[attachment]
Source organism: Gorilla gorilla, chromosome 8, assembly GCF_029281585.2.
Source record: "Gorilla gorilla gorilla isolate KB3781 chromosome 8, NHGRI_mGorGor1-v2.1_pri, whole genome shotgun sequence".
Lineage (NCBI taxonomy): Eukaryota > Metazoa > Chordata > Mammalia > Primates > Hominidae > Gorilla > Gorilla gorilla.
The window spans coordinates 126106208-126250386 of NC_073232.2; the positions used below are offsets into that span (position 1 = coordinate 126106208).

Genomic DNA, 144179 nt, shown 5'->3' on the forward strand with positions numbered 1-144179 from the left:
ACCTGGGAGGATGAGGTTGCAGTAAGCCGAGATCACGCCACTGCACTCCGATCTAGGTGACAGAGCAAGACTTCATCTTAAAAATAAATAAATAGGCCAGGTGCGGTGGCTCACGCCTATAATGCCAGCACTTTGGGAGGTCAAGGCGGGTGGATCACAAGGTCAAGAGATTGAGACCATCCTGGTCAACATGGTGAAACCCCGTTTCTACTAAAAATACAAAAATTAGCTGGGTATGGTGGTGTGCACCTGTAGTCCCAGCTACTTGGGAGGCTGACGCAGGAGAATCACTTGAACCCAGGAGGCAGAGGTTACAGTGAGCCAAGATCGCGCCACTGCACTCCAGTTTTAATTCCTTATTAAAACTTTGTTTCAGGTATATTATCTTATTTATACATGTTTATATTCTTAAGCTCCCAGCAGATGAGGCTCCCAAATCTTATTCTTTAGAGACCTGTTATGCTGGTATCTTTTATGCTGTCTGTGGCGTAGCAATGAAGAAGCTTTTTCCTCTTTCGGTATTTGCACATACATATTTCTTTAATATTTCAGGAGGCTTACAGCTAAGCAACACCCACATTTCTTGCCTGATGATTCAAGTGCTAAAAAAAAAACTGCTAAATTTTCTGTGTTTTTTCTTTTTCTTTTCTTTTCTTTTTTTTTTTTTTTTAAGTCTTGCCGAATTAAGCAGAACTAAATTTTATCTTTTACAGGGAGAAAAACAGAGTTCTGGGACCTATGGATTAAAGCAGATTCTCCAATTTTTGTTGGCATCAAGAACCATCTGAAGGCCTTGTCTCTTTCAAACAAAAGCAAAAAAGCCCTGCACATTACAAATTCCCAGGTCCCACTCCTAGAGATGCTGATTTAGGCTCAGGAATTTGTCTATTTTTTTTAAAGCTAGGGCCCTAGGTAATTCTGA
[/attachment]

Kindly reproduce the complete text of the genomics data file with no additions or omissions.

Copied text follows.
Source organism: Gorilla gorilla, chromosome 8, assembly GCF_029281585.2.
Source record: "Gorilla gorilla gorilla isolate KB3781 chromosome 8, NHGRI_mGorGor1-v2.1_pri, whole genome shotgun sequence".
Lineage (NCBI taxonomy): Eukaryota > Metazoa > Chordata > Mammalia > Primates > Hominidae > Gorilla > Gorilla gorilla.
The window spans coordinates 126106208-126250386 of NC_073232.2; the positions used below are offsets into that span (position 1 = coordinate 126106208).

Genomic DNA, 144179 nt, shown 5'->3' on the forward strand with positions numbered 1-144179 from the left:
ACCTGGGAGGATGAGGTTGCAGTAAGCCGAGATCACGCCACTGCACTCCGATCTAGGTGACAGAGCAAGACTTCATCTTAAAAATAAATAAATAGGCCAGGTGCGGTGGCTCACGCCTATAATGCCAGCACTTTGGGAGGTCAAGGCGGGTGGATCACAAGGTCAAGAGATTGAGACCATCCTGGTCAACATGGTGAAACCCCGTTTCTACTAAAAATACAAAAATTAGCTGGGTATGGTGGTGTGCACCTGTAGTCCCAGCTACTTGGGAGGCTGACGCAGGAGAATCACTTGAACCCAGGAGGCAGAGGTTACAGTGAGCCAAGATCGCGCCACTGCACTCCAGTTTTAATTCCTTATTAAAACTTTGTTTCAGGTATATTATCTTATTTATACATGTTTATATTCTTAAGCTCCCAGCAGATGAGGCTCCCAAATCTTATTCTTTAGAGACCTGTTATGCTGGTATCTTTTATGCTGTCTGTGGCGTAGCAATGAAGAAGCTTTTTCCTCTTTCGGTATTTGCACATACATATTTCTTTAATATTTCAGGAGGCTTACAGCTAAGCAACACCCACATTTCTTGCCTGATGATTCAAGTGCTAAAAAAAAAACTGCTAAATTTTCTGTGTTTTTTCTTTTTCTTTTCTTTTCTTTTTTTTTTTTTTTTAAGTCTTGCCGAATTAAGCAGAACTAAATTTTATCTTTTACAGGGAGAAAAACAGAGTTCTGGGACCTATGGATTAAAGCAGATTCTCCAATTTTTGTTGGCATCAAGAACCATCTGAAGGCCTTGTCTCTTTCAAACAAAAGCAAAAAAGCCCTGCACATTACAAATTCCCAGGTCCCACTCCTAGAGATGCTGATTTAGGCTCAGGAATTTGTCTATTTTTTTTAAAGCTAGGGCCCTAGGTAATTCTGA